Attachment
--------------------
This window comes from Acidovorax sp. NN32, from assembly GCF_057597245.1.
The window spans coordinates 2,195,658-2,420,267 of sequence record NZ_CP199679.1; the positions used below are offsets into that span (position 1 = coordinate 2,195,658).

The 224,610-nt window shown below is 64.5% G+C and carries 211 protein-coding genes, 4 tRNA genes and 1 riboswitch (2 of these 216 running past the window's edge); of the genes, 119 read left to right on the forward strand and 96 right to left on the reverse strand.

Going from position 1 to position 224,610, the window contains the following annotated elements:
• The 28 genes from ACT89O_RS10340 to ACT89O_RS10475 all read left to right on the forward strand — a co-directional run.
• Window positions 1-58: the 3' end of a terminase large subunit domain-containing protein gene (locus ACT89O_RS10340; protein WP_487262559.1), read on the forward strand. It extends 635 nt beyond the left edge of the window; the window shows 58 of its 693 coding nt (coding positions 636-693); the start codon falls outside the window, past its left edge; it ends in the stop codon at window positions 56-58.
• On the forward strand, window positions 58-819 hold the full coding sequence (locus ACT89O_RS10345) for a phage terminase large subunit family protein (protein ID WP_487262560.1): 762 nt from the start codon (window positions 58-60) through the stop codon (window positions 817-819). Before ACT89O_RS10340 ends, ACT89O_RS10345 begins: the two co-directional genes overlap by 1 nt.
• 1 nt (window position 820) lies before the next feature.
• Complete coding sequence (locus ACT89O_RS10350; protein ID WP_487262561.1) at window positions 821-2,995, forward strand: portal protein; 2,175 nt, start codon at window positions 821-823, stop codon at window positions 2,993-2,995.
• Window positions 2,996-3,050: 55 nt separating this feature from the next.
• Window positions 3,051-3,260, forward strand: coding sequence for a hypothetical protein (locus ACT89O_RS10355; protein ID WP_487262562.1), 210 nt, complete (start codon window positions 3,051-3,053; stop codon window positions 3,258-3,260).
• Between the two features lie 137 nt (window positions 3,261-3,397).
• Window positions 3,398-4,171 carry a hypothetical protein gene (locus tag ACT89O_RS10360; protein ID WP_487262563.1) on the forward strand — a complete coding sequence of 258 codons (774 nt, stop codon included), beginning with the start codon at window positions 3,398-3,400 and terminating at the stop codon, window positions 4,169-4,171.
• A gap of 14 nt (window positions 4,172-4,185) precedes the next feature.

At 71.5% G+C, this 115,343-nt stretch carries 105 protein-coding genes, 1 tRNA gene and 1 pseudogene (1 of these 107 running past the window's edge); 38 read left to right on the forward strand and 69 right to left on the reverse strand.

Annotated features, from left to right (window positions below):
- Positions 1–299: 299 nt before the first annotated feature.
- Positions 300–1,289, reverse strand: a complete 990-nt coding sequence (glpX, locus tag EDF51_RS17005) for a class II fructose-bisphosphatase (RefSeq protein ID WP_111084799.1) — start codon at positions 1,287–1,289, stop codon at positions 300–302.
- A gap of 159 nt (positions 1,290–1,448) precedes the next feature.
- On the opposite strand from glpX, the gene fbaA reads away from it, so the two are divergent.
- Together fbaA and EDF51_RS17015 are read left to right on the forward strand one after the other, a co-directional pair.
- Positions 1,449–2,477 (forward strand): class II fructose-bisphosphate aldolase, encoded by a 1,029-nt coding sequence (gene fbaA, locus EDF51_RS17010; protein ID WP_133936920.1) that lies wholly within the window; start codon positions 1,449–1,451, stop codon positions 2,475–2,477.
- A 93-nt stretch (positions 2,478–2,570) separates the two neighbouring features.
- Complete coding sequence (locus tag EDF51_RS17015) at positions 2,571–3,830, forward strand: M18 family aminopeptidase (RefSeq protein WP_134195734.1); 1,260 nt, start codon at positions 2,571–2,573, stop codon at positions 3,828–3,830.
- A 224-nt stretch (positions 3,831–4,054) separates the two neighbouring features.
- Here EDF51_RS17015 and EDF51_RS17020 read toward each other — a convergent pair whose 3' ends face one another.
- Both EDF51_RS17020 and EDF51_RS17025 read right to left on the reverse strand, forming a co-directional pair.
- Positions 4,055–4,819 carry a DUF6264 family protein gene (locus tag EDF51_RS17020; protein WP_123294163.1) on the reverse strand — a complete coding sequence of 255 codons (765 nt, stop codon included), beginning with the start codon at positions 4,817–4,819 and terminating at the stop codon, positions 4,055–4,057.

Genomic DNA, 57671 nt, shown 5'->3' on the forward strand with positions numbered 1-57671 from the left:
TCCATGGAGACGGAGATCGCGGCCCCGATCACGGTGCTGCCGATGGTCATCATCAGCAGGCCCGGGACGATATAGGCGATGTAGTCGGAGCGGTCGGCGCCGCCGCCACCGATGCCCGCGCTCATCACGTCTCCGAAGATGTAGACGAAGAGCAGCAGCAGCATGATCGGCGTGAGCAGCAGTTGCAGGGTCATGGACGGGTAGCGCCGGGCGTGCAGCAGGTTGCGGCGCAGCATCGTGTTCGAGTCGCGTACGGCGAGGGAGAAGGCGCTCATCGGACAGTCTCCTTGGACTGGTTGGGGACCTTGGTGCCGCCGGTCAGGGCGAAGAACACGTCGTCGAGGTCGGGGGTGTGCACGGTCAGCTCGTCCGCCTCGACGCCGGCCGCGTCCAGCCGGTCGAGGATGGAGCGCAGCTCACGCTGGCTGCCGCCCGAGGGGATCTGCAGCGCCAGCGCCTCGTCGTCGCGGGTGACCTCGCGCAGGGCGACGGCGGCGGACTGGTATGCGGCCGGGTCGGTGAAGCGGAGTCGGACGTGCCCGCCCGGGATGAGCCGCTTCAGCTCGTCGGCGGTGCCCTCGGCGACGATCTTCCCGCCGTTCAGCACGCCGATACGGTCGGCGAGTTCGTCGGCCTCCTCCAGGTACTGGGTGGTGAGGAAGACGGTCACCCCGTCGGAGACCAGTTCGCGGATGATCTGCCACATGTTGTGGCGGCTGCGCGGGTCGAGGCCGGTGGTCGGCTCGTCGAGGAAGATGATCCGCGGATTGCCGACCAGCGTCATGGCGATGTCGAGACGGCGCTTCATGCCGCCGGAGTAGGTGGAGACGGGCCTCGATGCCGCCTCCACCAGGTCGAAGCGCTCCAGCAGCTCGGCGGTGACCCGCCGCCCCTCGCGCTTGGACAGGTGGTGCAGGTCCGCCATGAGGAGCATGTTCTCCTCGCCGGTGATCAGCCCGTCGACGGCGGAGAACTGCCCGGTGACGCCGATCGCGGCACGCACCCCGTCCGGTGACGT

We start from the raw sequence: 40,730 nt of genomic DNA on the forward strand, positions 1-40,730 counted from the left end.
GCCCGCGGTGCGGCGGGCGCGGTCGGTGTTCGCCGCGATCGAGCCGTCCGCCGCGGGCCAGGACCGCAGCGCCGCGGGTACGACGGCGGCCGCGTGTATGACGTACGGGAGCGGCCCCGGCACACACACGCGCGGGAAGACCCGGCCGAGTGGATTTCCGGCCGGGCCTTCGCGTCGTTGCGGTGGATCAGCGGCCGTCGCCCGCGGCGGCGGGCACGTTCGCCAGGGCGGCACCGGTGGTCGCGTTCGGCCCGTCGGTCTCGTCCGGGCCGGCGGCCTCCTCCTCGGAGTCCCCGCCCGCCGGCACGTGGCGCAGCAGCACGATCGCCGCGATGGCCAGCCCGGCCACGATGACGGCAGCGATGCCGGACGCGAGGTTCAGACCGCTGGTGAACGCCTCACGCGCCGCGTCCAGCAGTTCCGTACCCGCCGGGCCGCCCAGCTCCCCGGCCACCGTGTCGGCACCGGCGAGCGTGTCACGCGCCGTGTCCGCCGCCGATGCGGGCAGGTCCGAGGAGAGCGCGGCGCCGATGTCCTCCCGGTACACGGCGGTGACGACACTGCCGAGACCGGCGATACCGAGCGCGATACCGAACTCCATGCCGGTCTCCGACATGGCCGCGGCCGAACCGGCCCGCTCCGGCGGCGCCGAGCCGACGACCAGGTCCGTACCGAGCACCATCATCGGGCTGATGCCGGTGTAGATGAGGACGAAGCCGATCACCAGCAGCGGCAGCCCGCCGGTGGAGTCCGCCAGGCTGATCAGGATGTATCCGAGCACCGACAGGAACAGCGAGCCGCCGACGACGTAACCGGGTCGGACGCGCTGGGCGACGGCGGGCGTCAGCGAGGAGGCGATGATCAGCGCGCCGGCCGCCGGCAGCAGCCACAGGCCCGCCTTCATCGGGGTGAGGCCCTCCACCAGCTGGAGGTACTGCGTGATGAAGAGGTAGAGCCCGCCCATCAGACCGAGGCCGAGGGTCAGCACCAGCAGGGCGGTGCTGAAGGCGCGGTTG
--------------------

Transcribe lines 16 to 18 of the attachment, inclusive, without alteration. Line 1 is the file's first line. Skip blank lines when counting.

Annotated features, from left to right (window positions below):
- Positions 1–299: 299 nt before the first annotated feature.
- Positions 300–1,289, reverse strand: a complete 990-nt coding sequence (glpX, locus tag EDF51_RS17005) for a class II fructose-bisphosphatase (RefSeq protein ID WP_111084799.1) — start codon at positions 1,287–1,289, stop codon at positions 300–302.